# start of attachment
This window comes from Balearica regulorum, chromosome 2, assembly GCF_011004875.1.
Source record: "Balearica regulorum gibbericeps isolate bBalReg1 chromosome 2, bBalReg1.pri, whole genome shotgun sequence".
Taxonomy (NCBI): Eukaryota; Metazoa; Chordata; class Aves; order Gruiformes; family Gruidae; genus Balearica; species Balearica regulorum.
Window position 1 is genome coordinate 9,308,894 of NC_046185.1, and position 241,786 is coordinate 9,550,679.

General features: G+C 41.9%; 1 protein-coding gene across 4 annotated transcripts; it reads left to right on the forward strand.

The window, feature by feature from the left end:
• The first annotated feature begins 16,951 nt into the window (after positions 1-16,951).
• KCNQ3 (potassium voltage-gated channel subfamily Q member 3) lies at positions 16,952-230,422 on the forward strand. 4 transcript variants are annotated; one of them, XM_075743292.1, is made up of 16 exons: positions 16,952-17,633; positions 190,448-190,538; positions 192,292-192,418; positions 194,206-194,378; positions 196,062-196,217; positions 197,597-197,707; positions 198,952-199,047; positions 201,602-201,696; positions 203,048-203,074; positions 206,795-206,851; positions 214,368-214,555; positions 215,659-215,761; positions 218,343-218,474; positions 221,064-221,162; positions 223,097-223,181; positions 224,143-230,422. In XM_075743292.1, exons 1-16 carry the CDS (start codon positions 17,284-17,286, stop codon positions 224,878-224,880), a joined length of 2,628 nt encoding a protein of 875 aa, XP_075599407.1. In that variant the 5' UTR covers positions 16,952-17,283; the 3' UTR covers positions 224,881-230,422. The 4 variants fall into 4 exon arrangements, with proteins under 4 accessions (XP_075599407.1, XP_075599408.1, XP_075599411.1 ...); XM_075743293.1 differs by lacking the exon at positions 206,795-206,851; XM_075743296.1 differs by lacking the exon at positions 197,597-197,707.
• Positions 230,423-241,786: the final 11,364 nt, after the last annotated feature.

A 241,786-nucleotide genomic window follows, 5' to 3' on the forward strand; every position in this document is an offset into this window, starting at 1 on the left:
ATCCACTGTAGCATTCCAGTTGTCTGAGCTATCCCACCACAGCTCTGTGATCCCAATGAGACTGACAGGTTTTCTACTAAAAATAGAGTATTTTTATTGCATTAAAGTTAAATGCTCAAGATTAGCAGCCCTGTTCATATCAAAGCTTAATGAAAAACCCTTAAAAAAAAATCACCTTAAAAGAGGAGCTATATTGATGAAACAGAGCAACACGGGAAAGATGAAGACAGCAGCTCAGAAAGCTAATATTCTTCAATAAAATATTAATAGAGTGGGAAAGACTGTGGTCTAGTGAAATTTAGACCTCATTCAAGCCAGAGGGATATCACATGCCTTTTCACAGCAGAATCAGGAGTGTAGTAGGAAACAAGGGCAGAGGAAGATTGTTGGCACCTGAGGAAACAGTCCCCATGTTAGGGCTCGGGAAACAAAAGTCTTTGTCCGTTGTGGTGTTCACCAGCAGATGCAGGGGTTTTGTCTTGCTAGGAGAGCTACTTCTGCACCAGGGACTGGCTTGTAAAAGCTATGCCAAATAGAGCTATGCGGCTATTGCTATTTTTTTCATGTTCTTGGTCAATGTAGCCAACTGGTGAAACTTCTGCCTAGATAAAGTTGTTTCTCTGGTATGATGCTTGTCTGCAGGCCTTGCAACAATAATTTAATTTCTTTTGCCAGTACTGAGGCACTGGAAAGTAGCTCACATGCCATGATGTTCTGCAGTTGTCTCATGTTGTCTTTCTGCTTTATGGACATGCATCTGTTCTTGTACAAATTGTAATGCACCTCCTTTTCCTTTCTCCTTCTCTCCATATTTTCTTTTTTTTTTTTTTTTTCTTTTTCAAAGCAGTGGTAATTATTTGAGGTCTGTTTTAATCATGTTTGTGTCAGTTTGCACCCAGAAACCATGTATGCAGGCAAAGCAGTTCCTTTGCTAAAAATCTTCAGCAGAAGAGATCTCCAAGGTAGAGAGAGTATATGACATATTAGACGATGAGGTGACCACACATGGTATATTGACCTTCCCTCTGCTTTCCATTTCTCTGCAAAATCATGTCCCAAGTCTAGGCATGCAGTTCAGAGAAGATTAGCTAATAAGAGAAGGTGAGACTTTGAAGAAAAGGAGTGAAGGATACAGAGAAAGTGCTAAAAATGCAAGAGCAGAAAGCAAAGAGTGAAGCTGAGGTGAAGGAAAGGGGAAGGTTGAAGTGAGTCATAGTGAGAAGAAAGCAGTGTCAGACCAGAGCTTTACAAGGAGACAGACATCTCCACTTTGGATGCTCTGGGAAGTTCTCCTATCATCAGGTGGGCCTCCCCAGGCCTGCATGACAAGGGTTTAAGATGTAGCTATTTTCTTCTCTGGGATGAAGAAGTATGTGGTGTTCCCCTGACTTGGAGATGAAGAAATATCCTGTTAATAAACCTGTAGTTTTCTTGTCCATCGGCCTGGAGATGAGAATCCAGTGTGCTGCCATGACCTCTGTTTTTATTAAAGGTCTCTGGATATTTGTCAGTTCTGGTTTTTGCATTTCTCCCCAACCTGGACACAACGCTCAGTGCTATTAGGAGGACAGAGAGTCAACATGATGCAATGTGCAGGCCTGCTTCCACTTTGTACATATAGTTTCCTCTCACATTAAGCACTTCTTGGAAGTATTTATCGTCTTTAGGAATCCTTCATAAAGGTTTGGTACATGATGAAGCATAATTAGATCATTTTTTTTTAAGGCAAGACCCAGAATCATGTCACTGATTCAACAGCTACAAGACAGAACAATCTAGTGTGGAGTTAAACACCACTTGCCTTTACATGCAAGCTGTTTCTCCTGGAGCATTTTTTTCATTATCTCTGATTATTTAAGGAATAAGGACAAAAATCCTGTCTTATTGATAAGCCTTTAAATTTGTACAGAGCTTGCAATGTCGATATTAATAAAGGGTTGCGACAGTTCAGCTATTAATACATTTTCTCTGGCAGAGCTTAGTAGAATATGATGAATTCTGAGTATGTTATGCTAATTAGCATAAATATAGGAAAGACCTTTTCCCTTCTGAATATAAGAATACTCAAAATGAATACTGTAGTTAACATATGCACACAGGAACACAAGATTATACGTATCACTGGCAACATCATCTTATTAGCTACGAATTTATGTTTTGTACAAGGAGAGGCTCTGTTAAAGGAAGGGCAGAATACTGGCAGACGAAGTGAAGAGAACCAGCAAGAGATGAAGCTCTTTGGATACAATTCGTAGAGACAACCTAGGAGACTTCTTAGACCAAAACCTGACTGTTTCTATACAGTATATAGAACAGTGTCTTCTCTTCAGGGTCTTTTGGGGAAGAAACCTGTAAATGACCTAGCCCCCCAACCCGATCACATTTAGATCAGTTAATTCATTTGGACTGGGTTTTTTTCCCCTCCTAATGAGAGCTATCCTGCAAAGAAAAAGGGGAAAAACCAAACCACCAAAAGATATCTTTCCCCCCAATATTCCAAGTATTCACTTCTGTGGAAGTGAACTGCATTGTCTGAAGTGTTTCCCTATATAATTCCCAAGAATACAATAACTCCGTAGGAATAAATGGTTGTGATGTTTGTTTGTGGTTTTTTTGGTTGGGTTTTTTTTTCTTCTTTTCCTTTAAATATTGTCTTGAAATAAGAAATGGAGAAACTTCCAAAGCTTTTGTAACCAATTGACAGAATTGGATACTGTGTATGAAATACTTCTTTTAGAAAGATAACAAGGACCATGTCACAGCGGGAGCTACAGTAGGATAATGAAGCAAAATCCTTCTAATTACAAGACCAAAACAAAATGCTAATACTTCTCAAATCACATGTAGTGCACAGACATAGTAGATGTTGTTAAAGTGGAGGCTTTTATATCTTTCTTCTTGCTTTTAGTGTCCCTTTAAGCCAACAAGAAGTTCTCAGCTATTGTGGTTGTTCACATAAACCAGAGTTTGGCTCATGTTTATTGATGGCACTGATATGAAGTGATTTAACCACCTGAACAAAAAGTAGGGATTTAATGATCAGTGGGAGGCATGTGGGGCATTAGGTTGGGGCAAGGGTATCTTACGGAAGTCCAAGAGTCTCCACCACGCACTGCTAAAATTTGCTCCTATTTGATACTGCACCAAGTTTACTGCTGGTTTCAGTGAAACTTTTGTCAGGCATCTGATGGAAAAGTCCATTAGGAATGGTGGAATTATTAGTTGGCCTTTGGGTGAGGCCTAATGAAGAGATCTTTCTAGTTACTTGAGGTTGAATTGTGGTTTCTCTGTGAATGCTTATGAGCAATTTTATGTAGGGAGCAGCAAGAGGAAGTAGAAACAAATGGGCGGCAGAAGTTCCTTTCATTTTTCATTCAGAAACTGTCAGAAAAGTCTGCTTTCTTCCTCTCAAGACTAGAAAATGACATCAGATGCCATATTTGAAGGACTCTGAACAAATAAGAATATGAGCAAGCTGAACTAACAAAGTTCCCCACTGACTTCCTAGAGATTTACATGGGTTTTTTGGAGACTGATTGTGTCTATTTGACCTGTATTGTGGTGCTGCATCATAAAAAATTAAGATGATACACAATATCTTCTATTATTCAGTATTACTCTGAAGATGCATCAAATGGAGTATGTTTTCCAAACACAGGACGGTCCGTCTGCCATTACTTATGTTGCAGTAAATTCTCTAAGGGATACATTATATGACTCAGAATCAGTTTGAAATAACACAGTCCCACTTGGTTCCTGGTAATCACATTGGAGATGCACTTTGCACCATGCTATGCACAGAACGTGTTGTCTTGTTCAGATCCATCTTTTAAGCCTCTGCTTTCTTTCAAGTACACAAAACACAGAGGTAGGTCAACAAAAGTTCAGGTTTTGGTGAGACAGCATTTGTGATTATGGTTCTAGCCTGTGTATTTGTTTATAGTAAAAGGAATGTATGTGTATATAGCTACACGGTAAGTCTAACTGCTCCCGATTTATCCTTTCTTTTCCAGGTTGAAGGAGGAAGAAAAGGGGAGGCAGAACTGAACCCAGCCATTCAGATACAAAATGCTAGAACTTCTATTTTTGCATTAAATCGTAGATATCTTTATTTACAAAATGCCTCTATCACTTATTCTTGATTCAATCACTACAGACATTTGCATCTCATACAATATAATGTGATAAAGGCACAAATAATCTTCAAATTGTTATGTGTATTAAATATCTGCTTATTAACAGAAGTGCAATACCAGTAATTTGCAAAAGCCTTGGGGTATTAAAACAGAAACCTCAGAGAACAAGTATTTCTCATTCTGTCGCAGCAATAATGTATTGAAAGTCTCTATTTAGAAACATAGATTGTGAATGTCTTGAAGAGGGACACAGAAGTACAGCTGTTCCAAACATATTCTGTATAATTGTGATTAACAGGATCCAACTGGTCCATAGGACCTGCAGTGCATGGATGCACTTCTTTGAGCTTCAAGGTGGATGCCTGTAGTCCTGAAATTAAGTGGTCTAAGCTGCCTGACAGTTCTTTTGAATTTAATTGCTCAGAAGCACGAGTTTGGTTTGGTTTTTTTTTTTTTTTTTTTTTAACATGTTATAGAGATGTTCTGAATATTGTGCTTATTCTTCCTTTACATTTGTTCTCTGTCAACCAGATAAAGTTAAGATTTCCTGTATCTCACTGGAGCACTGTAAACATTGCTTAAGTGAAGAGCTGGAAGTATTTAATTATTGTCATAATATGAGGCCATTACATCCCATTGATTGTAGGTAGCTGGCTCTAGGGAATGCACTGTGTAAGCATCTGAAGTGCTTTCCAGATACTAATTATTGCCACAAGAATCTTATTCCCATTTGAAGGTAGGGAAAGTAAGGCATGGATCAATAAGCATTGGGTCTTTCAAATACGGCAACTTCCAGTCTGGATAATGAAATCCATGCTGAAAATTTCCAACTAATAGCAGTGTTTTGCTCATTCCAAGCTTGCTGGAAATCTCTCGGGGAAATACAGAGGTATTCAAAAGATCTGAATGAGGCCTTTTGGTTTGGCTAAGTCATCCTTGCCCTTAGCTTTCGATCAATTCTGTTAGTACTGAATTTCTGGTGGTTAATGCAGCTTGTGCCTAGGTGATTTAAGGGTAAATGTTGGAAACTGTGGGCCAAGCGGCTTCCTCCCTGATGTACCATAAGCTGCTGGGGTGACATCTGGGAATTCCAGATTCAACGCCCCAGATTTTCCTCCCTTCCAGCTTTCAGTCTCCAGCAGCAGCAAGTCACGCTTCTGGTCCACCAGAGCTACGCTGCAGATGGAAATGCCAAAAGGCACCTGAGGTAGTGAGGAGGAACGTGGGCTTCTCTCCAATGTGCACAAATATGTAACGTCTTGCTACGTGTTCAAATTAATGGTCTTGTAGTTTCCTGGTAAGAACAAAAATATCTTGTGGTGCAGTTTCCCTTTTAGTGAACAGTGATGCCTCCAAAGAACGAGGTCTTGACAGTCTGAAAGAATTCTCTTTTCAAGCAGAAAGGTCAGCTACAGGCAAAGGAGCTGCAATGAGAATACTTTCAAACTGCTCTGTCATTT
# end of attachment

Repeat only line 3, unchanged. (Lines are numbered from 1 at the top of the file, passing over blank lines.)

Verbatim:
Taxonomy (NCBI): Eukaryota; Metazoa; Chordata; class Aves; order Gruiformes; family Gruidae; genus Balearica; species Balearica regulorum.